“My mother and father took me into the woods to cut a tree . . . it was a great outing. One time we even chose a holly (bush).” Lucille’s father died when she was 12. “The year after that our minister went with us, so I wouldn’t miss it.”
Their decorations remain in place until Feast of the Epiphany, Jan. 6.
But last year, overriding all memorabilia and decor, was that wreath of anniversary orchids — a veritable canopy over the dining room table — designed and implemented by Carol Dowd of Botanicals. “We started planning in July,” Dowd says, inspired by a hanging orchid arrangement Lucille remembered from a dinner party in New York. Surprisingly, the two dozen white orchids, FedExed from Miami, proved long-lasting with only water tubes. The wreath hung for more than two weeks. More important, rather than obstructing guests’ sightline, the wreath, suspended over a low centerpiece, created a bower effect.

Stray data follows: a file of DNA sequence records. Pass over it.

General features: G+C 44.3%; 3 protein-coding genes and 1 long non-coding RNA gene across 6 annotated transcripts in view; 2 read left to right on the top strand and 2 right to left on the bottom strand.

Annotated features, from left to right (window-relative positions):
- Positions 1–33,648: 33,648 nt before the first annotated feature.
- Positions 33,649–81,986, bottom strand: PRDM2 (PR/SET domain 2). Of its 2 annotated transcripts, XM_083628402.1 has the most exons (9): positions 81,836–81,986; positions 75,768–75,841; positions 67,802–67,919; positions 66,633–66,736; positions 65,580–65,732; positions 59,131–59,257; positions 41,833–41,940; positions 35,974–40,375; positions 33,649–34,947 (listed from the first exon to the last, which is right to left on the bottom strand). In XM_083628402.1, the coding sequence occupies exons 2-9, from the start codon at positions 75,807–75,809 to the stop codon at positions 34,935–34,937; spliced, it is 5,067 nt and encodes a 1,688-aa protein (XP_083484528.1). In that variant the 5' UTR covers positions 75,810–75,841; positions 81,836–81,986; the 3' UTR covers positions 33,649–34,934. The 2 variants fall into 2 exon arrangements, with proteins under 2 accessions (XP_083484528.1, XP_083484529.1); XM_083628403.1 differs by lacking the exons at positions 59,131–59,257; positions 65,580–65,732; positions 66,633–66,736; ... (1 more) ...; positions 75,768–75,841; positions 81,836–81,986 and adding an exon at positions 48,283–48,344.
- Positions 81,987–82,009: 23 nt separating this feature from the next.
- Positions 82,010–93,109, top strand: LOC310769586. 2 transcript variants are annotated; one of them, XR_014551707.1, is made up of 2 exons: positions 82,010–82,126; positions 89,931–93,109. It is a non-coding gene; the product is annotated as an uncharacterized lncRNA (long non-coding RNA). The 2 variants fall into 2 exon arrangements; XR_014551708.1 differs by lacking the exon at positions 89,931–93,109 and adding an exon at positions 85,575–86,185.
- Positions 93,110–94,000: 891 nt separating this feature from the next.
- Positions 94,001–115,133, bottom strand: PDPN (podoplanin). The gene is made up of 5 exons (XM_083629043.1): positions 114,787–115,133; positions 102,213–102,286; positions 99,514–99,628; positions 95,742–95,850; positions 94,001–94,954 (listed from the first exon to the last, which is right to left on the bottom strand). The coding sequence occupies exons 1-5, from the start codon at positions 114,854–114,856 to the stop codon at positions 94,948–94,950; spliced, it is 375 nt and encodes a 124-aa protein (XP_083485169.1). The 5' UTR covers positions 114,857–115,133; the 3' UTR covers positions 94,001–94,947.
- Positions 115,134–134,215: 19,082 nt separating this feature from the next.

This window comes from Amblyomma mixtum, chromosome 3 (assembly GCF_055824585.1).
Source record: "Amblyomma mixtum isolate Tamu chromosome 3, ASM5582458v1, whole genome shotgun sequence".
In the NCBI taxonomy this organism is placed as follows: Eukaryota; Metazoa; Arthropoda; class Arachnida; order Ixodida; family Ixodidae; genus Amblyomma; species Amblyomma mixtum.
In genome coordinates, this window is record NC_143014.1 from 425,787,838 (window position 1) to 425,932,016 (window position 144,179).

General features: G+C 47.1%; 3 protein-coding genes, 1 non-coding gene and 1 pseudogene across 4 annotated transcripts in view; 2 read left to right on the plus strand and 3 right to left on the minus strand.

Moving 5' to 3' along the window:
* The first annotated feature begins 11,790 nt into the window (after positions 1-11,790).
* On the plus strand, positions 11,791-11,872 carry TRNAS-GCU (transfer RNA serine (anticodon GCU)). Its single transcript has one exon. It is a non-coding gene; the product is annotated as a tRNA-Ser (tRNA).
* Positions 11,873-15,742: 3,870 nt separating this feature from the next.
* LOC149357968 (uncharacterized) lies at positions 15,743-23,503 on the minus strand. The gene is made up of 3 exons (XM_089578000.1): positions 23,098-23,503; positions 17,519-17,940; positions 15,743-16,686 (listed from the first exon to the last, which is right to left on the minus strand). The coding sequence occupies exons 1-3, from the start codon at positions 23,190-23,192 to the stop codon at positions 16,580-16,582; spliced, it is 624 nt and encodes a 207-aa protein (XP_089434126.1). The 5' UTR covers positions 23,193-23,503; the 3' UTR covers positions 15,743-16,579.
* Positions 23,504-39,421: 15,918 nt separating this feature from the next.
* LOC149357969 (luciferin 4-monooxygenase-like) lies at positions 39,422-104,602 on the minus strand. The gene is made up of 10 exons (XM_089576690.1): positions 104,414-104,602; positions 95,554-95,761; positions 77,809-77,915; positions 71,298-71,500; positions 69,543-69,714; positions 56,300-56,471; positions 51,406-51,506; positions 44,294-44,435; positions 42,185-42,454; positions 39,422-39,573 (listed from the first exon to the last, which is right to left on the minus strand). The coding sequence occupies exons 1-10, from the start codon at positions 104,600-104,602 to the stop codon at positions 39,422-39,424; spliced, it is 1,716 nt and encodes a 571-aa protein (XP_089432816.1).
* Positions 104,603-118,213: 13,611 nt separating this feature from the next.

What a Christmas. What memories. “My Scottish heritage found me,” Lucille says. Sharing it with close friends was a blessing. “We’re the same generation. We’ve lived this long and have been successful, career-wise and in marriage. The party was a big job but I didn’t mind. In fact, it invigorated me.” PS